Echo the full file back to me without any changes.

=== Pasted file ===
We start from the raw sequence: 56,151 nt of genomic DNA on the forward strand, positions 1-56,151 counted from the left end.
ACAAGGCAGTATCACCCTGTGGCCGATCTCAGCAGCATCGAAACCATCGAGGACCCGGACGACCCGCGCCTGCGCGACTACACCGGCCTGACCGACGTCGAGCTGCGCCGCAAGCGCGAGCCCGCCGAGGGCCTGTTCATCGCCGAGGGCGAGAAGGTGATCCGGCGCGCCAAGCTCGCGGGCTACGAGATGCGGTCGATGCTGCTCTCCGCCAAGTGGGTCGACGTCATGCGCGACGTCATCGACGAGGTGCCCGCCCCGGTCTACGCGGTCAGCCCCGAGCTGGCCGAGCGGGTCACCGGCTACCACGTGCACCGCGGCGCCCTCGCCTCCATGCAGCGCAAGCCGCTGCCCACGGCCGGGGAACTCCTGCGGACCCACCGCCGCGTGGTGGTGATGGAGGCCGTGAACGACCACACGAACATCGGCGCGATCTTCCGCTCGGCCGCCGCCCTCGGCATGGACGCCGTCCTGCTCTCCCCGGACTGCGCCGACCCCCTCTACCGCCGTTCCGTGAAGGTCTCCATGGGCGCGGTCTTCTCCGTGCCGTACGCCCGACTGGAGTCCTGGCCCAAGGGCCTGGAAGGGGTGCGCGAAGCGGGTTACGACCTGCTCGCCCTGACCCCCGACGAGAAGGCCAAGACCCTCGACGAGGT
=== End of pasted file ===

We start from the raw sequence: 56,151 nt of genomic DNA on the forward strand, positions 1-56,151 counted from the left end.
ACAAGGCAGTATCACCCTGTGGCCGATCTCAGCAGCATCGAAACCATCGAGGACCCGGACGACCCGCGCCTGCGCGACTACACCGGCCTGACCGACGTCGAGCTGCGCCGCAAGCGCGAGCCCGCCGAGGGCCTGTTCATCGCCGAGGGCGAGAAGGTGATCCGGCGCGCCAAGCTCGCGGGCTACGAGATGCGGTCGATGCTGCTCTCCGCCAAGTGGGTCGACGTCATGCGCGACGTCATCGACGAGGTGCCCGCCCCGGTCTACGCGGTCAGCCCCGAGCTGGCCGAGCGGGTCACCGGCTACCACGTGCACCGCGGCGCCCTCGCCTCCATGCAGCGCAAGCCGCTGCCCACGGCCGGGGAACTCCTGCGGACCCACCGCCGCGTGGTGGTGATGGAGGCCGTGAACGACCACACGAACATCGGCGCGATCTTCCGCTCGGCCGCCGCCCTCGGCATGGACGCCGTCCTGCTCTCCCCGGACTGCGCCGACCCCCTCTACCGCCGTTCCGTGAAGGTCTCCATGGGCGCGGTCTTCTCCGTGCCGTACGCCCGACTGGAGTCCTGGCCCAAGGGCCTGGAAGGGGTGCGCGAAGCGGGTTACGACCTGCTCGCCCTGACCCCCGACGAGAAGGCCAAGACCCTCGACGAGGT